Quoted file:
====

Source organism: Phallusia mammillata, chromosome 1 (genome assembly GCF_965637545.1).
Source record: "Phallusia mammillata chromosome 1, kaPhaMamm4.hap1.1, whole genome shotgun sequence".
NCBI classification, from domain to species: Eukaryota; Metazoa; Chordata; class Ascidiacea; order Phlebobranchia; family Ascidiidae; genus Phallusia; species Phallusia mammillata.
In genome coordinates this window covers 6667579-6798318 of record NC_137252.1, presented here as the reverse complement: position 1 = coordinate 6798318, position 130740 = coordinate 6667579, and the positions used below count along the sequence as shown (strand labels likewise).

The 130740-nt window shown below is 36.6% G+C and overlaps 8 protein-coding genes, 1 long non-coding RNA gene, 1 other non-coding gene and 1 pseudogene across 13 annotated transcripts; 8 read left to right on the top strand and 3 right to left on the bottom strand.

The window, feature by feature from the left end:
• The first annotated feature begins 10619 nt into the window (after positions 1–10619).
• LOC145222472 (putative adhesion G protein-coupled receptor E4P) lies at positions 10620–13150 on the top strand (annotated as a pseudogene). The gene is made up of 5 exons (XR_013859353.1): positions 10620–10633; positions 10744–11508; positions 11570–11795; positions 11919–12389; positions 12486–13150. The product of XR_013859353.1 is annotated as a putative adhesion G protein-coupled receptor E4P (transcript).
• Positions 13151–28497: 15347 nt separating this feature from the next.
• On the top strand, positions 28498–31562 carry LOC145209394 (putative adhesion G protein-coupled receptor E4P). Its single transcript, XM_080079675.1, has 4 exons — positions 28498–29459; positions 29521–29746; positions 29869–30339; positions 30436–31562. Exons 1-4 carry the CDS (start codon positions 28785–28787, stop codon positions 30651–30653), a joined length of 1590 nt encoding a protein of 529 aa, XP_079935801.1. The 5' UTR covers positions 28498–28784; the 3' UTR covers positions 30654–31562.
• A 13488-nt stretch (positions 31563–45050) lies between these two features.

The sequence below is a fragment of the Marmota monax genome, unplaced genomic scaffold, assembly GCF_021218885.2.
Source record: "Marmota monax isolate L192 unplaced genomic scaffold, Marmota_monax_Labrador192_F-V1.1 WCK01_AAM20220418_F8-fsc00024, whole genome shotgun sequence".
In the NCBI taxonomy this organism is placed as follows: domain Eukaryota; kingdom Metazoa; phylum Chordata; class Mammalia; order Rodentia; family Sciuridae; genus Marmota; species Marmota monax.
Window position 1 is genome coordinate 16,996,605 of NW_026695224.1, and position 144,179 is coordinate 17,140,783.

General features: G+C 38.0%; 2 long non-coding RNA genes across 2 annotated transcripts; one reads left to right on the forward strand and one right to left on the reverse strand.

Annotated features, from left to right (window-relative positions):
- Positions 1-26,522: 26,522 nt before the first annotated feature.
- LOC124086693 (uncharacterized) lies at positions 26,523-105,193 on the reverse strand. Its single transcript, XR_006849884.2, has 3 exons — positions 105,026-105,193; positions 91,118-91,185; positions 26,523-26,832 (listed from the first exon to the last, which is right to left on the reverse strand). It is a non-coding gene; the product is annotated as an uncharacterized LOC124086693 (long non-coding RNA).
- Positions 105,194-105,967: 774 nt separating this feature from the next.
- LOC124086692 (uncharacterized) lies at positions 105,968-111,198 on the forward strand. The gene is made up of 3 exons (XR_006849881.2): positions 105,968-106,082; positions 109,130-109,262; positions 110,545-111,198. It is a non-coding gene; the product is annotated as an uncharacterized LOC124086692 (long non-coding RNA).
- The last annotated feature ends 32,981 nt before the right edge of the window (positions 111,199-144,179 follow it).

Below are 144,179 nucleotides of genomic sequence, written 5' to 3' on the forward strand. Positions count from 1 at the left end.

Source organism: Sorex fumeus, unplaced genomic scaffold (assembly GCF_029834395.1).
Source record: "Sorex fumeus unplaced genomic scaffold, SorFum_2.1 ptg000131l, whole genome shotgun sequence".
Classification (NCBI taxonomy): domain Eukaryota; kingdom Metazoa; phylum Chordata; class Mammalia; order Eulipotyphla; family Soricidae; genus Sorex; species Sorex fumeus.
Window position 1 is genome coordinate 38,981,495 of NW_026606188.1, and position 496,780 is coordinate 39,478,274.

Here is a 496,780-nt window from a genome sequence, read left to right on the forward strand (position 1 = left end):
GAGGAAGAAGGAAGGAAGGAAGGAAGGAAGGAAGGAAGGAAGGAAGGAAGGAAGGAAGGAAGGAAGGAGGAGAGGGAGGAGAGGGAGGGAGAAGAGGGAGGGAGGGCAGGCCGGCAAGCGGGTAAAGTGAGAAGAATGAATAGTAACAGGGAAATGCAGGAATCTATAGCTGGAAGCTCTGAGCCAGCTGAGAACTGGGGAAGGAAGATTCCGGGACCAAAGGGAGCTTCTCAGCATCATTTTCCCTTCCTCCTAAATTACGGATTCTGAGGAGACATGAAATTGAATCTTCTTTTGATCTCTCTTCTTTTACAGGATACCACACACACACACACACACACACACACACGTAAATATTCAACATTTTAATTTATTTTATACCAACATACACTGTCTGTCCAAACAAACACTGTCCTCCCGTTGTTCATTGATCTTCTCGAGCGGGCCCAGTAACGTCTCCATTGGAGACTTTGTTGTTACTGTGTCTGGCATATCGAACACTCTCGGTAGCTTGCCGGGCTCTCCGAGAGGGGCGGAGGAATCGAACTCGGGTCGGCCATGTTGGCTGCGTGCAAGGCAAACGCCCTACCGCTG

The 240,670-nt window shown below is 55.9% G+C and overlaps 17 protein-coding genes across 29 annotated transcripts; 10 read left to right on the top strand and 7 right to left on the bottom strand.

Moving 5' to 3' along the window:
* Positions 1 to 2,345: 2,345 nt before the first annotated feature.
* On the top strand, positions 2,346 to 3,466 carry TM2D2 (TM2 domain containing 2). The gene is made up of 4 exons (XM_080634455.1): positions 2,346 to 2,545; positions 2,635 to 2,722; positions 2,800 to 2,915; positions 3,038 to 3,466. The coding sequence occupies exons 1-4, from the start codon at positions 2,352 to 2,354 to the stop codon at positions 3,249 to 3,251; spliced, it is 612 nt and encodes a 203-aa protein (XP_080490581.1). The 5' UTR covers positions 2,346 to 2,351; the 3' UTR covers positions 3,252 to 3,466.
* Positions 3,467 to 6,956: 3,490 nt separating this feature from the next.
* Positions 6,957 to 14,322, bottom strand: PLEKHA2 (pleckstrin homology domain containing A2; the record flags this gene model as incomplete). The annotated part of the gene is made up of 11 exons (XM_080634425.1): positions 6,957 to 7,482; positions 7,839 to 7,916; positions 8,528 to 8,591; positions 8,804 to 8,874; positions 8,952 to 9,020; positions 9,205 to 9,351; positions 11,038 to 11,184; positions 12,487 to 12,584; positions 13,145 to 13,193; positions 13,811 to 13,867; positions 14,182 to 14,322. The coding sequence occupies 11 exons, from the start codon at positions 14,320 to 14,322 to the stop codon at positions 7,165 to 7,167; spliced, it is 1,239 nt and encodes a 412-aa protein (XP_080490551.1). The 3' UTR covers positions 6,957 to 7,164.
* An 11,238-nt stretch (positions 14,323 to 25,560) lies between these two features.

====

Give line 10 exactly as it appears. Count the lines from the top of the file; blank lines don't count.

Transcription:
• On the top strand, positions 28498–31562 carry LOC145209394 (putative adhesion G protein-coupled receptor E4P). Its single transcript, XM_080079675.1, has 4 exons — positions 28498–29459; positions 29521–29746; positions 29869–30339; positions 30436–31562. Exons 1-4 carry the CDS (start codon positions 28785–28787, stop codon positions 30651–30653), a joined length of 1590 nt encoding a protein of 529 aa, XP_079935801.1. The 5' UTR covers positions 28498–28784; the 3' UTR covers positions 30654–31562.